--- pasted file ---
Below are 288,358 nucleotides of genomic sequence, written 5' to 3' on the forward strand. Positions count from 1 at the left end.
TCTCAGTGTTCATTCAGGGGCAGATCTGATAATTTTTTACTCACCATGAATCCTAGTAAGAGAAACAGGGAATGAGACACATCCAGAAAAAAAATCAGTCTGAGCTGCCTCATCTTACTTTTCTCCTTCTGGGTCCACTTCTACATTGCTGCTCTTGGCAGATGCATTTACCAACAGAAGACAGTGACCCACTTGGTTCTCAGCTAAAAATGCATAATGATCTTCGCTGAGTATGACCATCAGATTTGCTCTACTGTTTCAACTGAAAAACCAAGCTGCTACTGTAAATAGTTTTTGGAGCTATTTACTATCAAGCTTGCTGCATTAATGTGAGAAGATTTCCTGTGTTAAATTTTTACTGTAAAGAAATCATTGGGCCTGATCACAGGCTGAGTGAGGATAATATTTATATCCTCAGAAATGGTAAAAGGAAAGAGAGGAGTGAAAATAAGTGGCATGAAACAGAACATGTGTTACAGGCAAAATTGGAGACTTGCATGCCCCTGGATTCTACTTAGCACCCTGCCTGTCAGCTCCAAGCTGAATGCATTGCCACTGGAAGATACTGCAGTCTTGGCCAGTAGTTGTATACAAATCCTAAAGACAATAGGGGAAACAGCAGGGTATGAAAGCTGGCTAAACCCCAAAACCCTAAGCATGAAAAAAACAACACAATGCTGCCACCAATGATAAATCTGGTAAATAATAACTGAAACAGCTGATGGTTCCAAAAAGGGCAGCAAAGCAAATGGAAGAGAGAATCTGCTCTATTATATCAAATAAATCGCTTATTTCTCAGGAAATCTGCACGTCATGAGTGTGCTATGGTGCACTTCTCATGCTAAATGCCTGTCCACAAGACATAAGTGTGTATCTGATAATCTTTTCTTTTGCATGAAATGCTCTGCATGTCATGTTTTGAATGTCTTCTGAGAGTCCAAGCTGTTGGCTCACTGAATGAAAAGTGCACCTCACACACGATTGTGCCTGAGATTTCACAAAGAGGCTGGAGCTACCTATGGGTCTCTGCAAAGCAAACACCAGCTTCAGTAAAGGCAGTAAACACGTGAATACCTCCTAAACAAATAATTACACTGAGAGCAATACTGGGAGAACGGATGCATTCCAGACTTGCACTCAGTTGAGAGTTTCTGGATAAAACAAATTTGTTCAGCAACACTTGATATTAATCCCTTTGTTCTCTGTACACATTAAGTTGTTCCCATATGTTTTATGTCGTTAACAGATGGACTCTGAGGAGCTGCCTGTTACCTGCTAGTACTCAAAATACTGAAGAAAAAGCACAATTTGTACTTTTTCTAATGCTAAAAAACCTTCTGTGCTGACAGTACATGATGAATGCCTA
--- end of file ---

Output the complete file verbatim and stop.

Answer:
Below are 288,358 nucleotides of genomic sequence, written 5' to 3' on the forward strand. Positions count from 1 at the left end.
TCTCAGTGTTCATTCAGGGGCAGATCTGATAATTTTTTACTCACCATGAATCCTAGTAAGAGAAACAGGGAATGAGACACATCCAGAAAAAAAATCAGTCTGAGCTGCCTCATCTTACTTTTCTCCTTCTGGGTCCACTTCTACATTGCTGCTCTTGGCAGATGCATTTACCAACAGAAGACAGTGACCCACTTGGTTCTCAGCTAAAAATGCATAATGATCTTCGCTGAGTATGACCATCAGATTTGCTCTACTGTTTCAACTGAAAAACCAAGCTGCTACTGTAAATAGTTTTTGGAGCTATTTACTATCAAGCTTGCTGCATTAATGTGAGAAGATTTCCTGTGTTAAATTTTTACTGTAAAGAAATCATTGGGCCTGATCACAGGCTGAGTGAGGATAATATTTATATCCTCAGAAATGGTAAAAGGAAAGAGAGGAGTGAAAATAAGTGGCATGAAACAGAACATGTGTTACAGGCAAAATTGGAGACTTGCATGCCCCTGGATTCTACTTAGCACCCTGCCTGTCAGCTCCAAGCTGAATGCATTGCCACTGGAAGATACTGCAGTCTTGGCCAGTAGTTGTATACAAATCCTAAAGACAATAGGGGAAACAGCAGGGTATGAAAGCTGGCTAAACCCCAAAACCCTAAGCATGAAAAAAACAACACAATGCTGCCACCAATGATAAATCTGGTAAATAATAACTGAAACAGCTGATGGTTCCAAAAAGGGCAGCAAAGCAAATGGAAGAGAGAATCTGCTCTATTATATCAAATAAATCGCTTATTTCTCAGGAAATCTGCACGTCATGAGTGTGCTATGGTGCACTTCTCATGCTAAATGCCTGTCCACAAGACATAAGTGTGTATCTGATAATCTTTTCTTTTGCATGAAATGCTCTGCATGTCATGTTTTGAATGTCTTCTGAGAGTCCAAGCTGTTGGCTCACTGAATGAAAAGTGCACCTCACACACGATTGTGCCTGAGATTTCACAAAGAGGCTGGAGCTACCTATGGGTCTCTGCAAAGCAAACACCAGCTTCAGTAAAGGCAGTAAACACGTGAATACCTCCTAAACAAATAATTACACTGAGAGCAATACTGGGAGAACGGATGCATTCCAGACTTGCACTCAGTTGAGAGTTTCTGGATAAAACAAATTTGTTCAGCAACACTTGATATTAATCCCTTTGTTCTCTGTACACATTAAGTTGTTCCCATATGTTTTATGTCGTTAACAGATGGACTCTGAGGAGCTGCCTGTTACCTGCTAGTACTCAAAATACTGAAGAAAAAGCACAATTTGTACTTTTTCTAATGCTAAAAAACCTTCTGTGCTGACAGTACATGATGAATGCCTA